Chris: So Jono and I are currently working full time Monday to Friday at Start Fitness in Newcastle city centre and have been working there ever since we moved to the UK. What can I say, we hit the jackpot. What an awesome place to work. We have never looked back since, outside of our hard work and talent they are the main reason we are doing what we are doing. They are so supportive with our careers, just allowing us to take the time to go racing is enough let alone all the equipment we get sponsored by them.

After being out of the race scene for the two years of covid we are keen to just branch out and network in 2022. We started a YouTube channel to give supporters an insight into behind the scenes of what goes on at the races which is a bonus for the exposure. This and all my social platforms are actually all controlled by my girlfriend (Jen.uine Productions) which is another side to the programme that is so impactful in growing the 2 Bros brand.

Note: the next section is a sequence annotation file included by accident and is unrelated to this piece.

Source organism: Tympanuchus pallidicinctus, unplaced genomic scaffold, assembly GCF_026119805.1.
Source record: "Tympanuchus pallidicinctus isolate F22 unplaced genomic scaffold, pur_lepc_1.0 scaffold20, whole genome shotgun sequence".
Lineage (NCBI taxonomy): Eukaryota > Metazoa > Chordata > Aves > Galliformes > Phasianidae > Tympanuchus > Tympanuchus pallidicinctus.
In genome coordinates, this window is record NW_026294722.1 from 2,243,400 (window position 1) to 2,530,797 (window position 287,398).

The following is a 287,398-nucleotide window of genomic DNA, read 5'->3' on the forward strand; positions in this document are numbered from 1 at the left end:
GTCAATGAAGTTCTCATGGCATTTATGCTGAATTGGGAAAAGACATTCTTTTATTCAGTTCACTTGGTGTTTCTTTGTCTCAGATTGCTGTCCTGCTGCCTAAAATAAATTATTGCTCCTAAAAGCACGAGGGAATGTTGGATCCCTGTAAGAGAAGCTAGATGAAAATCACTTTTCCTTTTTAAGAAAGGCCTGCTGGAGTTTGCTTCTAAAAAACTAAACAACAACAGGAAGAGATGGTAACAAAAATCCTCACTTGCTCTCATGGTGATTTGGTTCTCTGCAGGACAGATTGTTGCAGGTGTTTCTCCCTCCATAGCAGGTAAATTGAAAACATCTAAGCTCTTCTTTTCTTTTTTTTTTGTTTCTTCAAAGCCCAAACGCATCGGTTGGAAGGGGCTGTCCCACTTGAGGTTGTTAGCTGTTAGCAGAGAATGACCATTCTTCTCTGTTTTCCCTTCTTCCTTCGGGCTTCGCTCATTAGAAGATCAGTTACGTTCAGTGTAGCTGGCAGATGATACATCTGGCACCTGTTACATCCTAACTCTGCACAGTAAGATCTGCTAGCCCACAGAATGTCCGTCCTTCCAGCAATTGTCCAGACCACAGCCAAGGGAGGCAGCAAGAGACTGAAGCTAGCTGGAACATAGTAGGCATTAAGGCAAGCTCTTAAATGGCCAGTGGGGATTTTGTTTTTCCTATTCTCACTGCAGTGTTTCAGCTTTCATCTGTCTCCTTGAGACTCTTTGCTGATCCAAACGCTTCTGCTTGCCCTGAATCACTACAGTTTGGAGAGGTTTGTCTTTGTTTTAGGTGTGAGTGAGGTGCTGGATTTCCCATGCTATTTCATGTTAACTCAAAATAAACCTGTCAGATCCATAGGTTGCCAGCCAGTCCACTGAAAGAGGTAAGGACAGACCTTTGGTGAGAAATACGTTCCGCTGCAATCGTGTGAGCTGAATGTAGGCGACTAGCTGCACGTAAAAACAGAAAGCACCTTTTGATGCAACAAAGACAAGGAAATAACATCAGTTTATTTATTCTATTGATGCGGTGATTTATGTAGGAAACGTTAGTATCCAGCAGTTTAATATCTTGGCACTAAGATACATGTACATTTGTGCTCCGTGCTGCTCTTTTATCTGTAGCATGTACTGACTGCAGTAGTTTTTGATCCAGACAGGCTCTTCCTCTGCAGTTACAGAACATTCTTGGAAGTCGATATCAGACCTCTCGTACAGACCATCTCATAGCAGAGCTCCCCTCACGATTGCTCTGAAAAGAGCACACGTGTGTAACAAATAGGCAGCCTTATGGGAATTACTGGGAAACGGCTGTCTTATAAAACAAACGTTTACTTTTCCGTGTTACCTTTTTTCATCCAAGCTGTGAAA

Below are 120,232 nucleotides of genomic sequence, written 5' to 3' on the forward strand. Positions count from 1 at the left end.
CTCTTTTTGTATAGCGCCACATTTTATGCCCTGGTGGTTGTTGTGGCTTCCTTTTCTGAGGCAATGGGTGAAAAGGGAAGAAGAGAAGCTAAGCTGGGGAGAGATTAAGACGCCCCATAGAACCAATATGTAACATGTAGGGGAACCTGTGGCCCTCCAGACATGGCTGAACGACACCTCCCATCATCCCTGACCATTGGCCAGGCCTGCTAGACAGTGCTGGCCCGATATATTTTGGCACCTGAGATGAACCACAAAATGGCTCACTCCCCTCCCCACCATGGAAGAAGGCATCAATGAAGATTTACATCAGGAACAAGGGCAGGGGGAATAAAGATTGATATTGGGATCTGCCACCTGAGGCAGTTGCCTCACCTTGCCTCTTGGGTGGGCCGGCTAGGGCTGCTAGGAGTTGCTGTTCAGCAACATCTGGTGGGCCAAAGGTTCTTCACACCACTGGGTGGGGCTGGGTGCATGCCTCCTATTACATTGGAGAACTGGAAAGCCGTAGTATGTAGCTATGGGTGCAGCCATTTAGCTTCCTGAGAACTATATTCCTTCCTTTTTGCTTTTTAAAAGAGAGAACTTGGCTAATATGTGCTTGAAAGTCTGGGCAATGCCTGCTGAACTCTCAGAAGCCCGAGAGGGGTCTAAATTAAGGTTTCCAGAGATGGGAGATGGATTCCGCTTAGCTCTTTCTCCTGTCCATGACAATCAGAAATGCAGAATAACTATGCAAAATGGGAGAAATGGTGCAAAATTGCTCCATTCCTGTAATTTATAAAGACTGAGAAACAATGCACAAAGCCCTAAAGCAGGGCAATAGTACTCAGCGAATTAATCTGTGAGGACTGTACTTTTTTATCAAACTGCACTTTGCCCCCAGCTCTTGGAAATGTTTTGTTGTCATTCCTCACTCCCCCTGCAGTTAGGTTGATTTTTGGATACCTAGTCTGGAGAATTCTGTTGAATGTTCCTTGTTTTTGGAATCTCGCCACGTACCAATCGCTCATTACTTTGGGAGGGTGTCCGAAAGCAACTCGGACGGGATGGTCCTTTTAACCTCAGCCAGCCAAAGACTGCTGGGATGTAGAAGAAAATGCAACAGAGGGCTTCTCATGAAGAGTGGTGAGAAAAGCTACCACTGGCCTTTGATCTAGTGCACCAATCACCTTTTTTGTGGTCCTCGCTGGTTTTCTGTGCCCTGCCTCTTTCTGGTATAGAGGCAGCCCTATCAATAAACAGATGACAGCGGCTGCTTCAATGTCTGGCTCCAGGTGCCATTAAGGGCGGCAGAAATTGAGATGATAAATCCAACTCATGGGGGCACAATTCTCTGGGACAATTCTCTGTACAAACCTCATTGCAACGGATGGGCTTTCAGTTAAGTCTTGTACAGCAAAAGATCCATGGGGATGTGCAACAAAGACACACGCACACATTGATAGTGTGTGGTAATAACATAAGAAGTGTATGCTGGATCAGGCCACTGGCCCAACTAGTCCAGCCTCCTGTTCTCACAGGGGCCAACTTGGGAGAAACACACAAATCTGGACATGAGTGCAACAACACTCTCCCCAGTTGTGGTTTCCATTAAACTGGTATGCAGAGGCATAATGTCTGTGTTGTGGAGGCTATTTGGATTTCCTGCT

Jono Philogene takes on the Enduro World Series in Tweed Valley for Round 1 of 2022

WA: You had a great run at the Fort William Downhill World Cup a couple weeks back, qualifying 26th and coming home in 25th on your finals run! What came together to make the run happen for you? What did you learn about developing your race craft at Fort Bill?
Chris: Fort William was a tough weekend with the weather and track conditions we had. I had great support from the little family team we had in the pits that made all the difference. What feels like always for me lately, is going into the unknown. I was not sure how I would do or where I’d end up so I gave it my all. I had a good strategy for practice. I chose consistent lines as I knew I was the first group to practice in the morning and I one of the last men down for qualifying.

My run was clean which was crucial in those conditions, a few mistakes but nothing to major. The relief and confidence was great going into the finals. I had a good run just managing to hold on towards the bottom. I believed and continue to believe I’m among the top 20 riders at this stage of my career and getting 25th gave me more fire to push for that top 20.

WA: Following Fort Bill you had a tough week in Leogang I seems. The conditions were terribly muddy and you didn’t manage to qualify. How did you handle that situation and looking back what would you have done differently?